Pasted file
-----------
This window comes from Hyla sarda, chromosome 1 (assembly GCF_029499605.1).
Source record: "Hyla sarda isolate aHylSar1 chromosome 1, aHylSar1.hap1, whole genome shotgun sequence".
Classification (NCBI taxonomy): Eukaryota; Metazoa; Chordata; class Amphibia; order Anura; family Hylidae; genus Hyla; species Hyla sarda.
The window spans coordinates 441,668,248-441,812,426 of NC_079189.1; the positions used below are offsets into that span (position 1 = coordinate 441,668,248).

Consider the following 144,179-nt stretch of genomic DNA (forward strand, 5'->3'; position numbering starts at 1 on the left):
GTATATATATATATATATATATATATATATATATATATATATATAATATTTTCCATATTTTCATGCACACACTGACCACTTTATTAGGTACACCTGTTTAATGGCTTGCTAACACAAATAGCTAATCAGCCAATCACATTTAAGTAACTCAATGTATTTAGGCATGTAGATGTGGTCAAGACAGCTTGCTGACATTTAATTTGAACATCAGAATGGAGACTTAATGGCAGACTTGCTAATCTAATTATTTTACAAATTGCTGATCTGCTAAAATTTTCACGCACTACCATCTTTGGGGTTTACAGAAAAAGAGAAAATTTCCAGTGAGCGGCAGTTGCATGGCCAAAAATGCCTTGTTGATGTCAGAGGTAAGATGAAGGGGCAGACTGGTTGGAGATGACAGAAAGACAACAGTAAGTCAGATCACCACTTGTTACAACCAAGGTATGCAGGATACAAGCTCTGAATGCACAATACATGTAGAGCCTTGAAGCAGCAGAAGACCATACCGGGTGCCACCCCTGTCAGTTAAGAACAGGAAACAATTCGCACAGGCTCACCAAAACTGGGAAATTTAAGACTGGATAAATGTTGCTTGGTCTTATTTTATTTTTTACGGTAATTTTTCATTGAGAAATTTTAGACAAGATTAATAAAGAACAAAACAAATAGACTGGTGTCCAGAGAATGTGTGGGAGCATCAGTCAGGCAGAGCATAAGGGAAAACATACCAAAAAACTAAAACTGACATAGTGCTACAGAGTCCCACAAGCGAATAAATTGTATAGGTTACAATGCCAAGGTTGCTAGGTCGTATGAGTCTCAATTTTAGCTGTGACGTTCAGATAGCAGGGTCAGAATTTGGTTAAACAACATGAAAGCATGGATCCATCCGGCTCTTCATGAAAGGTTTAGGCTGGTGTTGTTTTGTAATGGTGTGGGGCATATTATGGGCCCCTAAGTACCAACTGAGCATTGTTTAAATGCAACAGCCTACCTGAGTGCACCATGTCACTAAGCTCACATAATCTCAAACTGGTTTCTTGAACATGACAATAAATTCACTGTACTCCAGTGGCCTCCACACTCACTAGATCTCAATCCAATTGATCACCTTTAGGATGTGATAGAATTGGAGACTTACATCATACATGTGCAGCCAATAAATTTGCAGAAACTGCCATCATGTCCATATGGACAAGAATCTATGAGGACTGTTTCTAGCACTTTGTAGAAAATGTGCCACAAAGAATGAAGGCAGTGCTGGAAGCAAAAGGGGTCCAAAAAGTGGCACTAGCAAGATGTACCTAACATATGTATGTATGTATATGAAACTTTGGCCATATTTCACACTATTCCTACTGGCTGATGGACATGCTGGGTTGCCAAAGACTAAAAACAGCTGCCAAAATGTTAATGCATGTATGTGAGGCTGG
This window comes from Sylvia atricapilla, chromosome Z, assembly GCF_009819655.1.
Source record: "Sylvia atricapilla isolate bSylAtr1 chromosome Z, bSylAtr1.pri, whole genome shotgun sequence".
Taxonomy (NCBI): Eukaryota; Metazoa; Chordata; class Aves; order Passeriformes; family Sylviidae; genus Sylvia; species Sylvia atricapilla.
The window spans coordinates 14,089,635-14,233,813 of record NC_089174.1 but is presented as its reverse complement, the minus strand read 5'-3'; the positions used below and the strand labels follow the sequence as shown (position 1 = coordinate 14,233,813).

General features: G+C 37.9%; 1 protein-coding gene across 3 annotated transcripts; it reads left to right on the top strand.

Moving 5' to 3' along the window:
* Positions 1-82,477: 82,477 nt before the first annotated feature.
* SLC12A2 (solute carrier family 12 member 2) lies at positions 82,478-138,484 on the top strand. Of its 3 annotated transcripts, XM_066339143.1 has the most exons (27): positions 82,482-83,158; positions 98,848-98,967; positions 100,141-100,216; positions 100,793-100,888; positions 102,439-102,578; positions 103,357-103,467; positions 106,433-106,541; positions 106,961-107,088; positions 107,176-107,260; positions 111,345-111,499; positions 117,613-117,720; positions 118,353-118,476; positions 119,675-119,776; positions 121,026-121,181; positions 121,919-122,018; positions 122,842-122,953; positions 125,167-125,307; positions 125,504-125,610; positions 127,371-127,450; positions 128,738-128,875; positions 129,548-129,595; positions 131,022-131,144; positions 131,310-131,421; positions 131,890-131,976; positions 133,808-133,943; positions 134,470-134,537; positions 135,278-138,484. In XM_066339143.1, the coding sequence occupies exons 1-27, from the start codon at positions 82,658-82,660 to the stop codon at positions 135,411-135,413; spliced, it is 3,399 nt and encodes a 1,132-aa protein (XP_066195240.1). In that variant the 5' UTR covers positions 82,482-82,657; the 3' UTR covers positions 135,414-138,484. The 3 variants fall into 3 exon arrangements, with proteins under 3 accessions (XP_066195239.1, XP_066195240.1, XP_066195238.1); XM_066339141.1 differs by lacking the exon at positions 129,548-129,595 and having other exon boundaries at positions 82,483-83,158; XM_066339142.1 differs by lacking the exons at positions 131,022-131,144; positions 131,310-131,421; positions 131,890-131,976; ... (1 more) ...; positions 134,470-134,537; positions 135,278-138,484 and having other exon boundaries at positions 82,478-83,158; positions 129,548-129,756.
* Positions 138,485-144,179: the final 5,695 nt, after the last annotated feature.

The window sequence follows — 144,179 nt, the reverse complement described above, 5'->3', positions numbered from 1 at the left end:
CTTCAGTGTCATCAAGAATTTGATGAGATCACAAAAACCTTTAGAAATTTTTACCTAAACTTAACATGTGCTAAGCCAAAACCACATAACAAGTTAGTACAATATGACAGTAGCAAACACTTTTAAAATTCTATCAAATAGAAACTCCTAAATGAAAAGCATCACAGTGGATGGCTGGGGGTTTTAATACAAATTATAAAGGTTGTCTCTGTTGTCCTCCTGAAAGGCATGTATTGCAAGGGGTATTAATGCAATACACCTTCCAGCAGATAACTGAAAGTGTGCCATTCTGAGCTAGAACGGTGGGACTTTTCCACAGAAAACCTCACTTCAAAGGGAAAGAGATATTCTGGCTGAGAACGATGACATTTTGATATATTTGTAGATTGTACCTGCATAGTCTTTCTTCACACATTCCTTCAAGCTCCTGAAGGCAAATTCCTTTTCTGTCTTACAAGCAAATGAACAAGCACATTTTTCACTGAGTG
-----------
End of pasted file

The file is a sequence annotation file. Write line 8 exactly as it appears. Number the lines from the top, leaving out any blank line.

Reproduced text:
Source record: "Sylvia atricapilla isolate bSylAtr1 chromosome Z, bSylAtr1.pri, whole genome shotgun sequence".